Time Management StressTweet
Time is allocated as 24 hours every day to all persons no more, no less. Yet how often we hear, and “I don't have enough time." Experts on time management claim that top executives spend 90 percent of their time on trivia and ten percent on creative work. To put it another way, they are too busy to be efficient. If that has a familiar ring, you have already identified a time problem indicator. Time is not the problem, but rather how you use it.
Q: What are your feelings about working under pressure?
A: Almost everyone thinks he works best under pressure. We wait, delay, procrastinate- until the pressure forces us into action. The problem may be really deeper-a lack of internal motivation to get the job done, especially the unpleasant job.
Establish deadlines for intermediate progress points. Try to set self-imposed deadlines for short-term activities which can be completed in a week or less.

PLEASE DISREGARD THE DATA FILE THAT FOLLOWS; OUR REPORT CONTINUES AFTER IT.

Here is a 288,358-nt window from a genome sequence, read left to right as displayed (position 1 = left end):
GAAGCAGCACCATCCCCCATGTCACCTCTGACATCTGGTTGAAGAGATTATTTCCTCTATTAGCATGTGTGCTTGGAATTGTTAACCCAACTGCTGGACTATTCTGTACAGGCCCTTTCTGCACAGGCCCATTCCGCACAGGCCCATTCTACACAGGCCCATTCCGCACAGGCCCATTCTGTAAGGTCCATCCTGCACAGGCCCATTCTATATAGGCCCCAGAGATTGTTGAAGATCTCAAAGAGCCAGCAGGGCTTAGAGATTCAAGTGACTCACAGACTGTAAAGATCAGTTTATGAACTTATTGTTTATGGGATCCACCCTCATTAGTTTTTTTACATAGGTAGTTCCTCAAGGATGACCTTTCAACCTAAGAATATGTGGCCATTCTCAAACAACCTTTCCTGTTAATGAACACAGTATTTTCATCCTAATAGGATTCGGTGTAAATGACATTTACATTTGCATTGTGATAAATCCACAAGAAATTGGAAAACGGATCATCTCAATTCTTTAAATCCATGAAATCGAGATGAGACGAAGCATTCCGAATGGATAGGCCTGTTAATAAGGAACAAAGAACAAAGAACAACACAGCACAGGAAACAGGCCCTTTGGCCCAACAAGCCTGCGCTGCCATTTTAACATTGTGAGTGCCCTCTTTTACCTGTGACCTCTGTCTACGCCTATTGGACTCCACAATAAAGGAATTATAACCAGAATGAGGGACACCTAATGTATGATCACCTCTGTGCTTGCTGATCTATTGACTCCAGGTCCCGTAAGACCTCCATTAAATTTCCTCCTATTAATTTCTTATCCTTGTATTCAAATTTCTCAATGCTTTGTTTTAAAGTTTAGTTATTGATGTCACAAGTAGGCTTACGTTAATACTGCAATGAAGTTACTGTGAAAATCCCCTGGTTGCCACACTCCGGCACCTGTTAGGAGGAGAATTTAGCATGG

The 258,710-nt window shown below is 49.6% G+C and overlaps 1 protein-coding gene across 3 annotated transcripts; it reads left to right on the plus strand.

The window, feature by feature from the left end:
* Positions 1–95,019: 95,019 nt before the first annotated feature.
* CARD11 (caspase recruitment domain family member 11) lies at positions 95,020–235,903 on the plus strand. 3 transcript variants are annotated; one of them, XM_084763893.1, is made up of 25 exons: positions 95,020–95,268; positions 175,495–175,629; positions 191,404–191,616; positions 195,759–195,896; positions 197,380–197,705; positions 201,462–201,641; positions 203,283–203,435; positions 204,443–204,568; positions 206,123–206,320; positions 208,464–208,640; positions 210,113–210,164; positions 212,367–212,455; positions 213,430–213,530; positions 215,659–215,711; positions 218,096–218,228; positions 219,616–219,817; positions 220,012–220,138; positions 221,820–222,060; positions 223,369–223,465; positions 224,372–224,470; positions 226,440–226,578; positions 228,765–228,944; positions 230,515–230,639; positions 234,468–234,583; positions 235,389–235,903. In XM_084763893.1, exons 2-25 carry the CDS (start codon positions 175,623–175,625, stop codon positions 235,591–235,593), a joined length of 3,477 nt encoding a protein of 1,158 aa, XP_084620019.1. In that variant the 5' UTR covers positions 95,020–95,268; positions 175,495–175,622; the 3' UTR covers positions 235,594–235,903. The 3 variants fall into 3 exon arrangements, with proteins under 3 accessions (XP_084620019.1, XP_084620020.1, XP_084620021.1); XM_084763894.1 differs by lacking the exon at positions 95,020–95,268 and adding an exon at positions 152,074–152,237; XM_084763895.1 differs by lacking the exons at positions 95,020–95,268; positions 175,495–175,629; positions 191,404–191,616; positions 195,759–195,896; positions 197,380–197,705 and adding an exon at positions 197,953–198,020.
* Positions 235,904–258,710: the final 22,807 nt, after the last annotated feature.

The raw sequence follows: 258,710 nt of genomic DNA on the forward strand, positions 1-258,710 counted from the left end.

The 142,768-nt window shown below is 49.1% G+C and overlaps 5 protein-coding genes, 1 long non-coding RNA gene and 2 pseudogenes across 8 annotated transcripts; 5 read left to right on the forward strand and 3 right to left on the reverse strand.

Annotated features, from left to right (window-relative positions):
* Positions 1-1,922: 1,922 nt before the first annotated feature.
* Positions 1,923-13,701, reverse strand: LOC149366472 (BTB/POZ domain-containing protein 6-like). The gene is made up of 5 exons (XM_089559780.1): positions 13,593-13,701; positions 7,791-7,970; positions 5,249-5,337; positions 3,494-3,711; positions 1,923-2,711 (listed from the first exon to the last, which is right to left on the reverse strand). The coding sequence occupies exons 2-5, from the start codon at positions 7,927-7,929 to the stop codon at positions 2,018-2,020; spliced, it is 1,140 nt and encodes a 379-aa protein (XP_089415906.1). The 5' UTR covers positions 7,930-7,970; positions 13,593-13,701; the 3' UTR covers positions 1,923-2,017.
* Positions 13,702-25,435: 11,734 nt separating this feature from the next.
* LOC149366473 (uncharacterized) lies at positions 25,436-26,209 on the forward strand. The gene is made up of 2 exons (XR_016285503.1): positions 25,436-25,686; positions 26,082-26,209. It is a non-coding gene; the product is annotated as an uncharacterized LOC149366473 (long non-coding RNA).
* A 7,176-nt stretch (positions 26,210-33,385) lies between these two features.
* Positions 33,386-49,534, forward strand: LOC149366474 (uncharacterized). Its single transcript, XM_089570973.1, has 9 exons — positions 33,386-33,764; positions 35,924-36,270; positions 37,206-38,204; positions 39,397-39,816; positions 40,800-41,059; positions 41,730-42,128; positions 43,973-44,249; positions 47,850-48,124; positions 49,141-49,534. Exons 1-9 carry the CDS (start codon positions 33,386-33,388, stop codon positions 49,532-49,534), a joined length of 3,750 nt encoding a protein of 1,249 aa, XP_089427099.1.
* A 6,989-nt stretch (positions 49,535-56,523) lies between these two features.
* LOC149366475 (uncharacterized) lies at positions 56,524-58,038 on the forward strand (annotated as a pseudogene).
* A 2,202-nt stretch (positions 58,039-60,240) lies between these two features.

Focus attention on the smaller, individual activities. By concentrating on the smaller, bite-sized pieces, you can overcome the feeling of being overwhelmed by the entire task.
Control interruptions. This final suggestion may be the most important of all. Complex projects, by their .very nature, require a manager's undivided attention in order to make progress on them.
Determine a realistic time commitment per week. It is very helpful to specify in advance the amount of time per week you are going to allocate for a special project.
Sometimes crying or laughing
are the only options left,
and laughing feels better right now.
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